The guideline I try to follow when considering whether I support a policy action is whether it actually advances the position I ultimately want to see enacted. I have stated that stance in these words before and will do so again:
A compromised principle leads to unrighteousness, but a principled compromise is a step closer to the principle’s ideal.
For instance, on abortion, I don’t take an all-or-nothing approach. If a proposed bill decreases the number of abortions, I support it because lives will be saved. I then hope for further steps that will get policy even closer to my ideal.
Obamacare repeal is now on the front burner in Congress. I’m trying to figure out whether what the Republican Congress is proposing is truly an advancement in repeal—a principled compromise—or if it is instead a compromised principle.
I’m willing to be patient if I know that the proposed bill is only a first step toward an effective repeal and replacement. I also know that some compromise is probably necessary due to lack of unity among Republicans on what should be done. I don’t really envy Mitch McConnell’s job:
The problem, as this political cartoon illustrates, is that some of the ducks are more like chickens—they are afraid of losing their prestigious Senate seat by supporting something that will anger too many voters.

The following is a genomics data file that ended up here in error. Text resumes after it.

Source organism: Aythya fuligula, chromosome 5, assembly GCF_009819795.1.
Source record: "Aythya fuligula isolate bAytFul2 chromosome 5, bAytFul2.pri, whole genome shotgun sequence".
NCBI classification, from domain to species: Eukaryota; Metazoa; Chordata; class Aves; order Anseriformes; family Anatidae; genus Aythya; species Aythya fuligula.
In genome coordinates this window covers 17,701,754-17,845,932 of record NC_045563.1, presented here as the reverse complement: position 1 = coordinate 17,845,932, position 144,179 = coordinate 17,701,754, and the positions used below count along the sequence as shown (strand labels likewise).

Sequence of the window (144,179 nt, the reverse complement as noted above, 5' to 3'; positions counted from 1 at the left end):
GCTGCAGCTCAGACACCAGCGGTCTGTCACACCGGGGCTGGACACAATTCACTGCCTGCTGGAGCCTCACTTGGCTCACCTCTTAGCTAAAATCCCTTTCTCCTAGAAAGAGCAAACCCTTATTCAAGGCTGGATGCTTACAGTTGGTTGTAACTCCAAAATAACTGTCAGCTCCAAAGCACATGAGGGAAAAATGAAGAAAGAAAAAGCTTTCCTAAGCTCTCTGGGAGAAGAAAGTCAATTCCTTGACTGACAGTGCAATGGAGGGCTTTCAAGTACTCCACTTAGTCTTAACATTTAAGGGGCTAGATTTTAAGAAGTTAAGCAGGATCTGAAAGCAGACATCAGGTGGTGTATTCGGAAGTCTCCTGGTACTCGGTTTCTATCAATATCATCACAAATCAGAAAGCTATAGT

The House bill already was rather weak; the Senate bill, which was released yesterday, is, by most accounts, even weaker, as most commentators predicted it would be.
Already four senators—Ted Cruz, Mike Lee, Rand Paul, and Ron Johnson—have declared they cannot support it in its current state. They say it does nothing to reduce premiums and it leaves most of the infrastructure of Obamacare in place. Even the principal architect of Obamacare, Jonathan Gruber, gleefully declared that this proposed bill keeps Obamacare basically intact.
Obamacare’s regulatory scheme remains untouched; insurance companies will continue to receive subsidies (from taxpayers, keep in mind); it says it will reform Medicaid (but not for a number of years, so who really believes that will happen?); Planned Parenthood is defunded (for one whole year; after that, it reverts back to current funding); the individual mandate and taxes do go away, but all the regulations continue as before.
Those four senators who said they cannot support the bill are now going to try to strengthen it. If they don’t succeed, and they stay firm in their opposition, it will go down to defeat, and rightly so.
Why rightly so? It’s not enough of a principled compromise; it leans heavily toward a compromised principle.
How often were we told by Republicans that once they got control of Congress and the White House that they would destroy the Obamacare monster once and for all? Well, here’s the reality:
This is so sad, it’s hard to know what else to say.